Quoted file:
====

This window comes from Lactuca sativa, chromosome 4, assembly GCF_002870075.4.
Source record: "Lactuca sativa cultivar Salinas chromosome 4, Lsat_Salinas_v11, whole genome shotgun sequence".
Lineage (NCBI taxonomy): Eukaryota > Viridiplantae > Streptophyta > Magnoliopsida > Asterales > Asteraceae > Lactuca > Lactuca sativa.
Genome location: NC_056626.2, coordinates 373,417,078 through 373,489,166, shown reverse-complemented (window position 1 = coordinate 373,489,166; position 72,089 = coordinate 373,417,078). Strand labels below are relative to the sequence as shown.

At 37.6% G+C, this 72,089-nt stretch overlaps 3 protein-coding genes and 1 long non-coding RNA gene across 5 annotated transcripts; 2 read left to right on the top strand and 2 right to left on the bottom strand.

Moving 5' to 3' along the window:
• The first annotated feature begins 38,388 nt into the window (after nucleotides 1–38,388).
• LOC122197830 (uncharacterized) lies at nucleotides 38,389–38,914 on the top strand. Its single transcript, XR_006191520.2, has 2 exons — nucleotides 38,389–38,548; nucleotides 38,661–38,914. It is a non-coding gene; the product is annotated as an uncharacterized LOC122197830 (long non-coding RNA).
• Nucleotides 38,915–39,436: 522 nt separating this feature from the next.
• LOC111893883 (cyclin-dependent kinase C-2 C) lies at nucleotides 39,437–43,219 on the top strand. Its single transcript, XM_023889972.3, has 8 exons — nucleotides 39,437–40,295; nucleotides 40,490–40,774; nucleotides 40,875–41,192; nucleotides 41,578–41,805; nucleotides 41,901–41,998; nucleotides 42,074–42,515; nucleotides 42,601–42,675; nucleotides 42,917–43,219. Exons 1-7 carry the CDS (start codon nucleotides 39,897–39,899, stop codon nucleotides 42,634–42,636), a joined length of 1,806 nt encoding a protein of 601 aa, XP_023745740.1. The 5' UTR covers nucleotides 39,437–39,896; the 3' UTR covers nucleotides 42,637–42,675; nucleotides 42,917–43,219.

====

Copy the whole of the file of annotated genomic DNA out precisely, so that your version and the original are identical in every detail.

This window comes from Lactuca sativa, chromosome 4, assembly GCF_002870075.4.
Source record: "Lactuca sativa cultivar Salinas chromosome 4, Lsat_Salinas_v11, whole genome shotgun sequence".
Lineage (NCBI taxonomy): Eukaryota > Viridiplantae > Streptophyta > Magnoliopsida > Asterales > Asteraceae > Lactuca > Lactuca sativa.
Genome location: NC_056626.2, coordinates 373,417,078 through 373,489,166, shown reverse-complemented (window position 1 = coordinate 373,489,166; position 72,089 = coordinate 373,417,078). Strand labels below are relative to the sequence as shown.

At 37.6% G+C, this 72,089-nt stretch overlaps 3 protein-coding genes and 1 long non-coding RNA gene across 5 annotated transcripts; 2 read left to right on the top strand and 2 right to left on the bottom strand.

Moving 5' to 3' along the window:
• The first annotated feature begins 38,388 nt into the window (after nucleotides 1–38,388).
• LOC122197830 (uncharacterized) lies at nucleotides 38,389–38,914 on the top strand. Its single transcript, XR_006191520.2, has 2 exons — nucleotides 38,389–38,548; nucleotides 38,661–38,914. It is a non-coding gene; the product is annotated as an uncharacterized LOC122197830 (long non-coding RNA).
• Nucleotides 38,915–39,436: 522 nt separating this feature from the next.
• LOC111893883 (cyclin-dependent kinase C-2 C) lies at nucleotides 39,437–43,219 on the top strand. Its single transcript, XM_023889972.3, has 8 exons — nucleotides 39,437–40,295; nucleotides 40,490–40,774; nucleotides 40,875–41,192; nucleotides 41,578–41,805; nucleotides 41,901–41,998; nucleotides 42,074–42,515; nucleotides 42,601–42,675; nucleotides 42,917–43,219. Exons 1-7 carry the CDS (start codon nucleotides 39,897–39,899, stop codon nucleotides 42,634–42,636), a joined length of 1,806 nt encoding a protein of 601 aa, XP_023745740.1. The 5' UTR covers nucleotides 39,437–39,896; the 3' UTR covers nucleotides 42,637–42,675; nucleotides 42,917–43,219.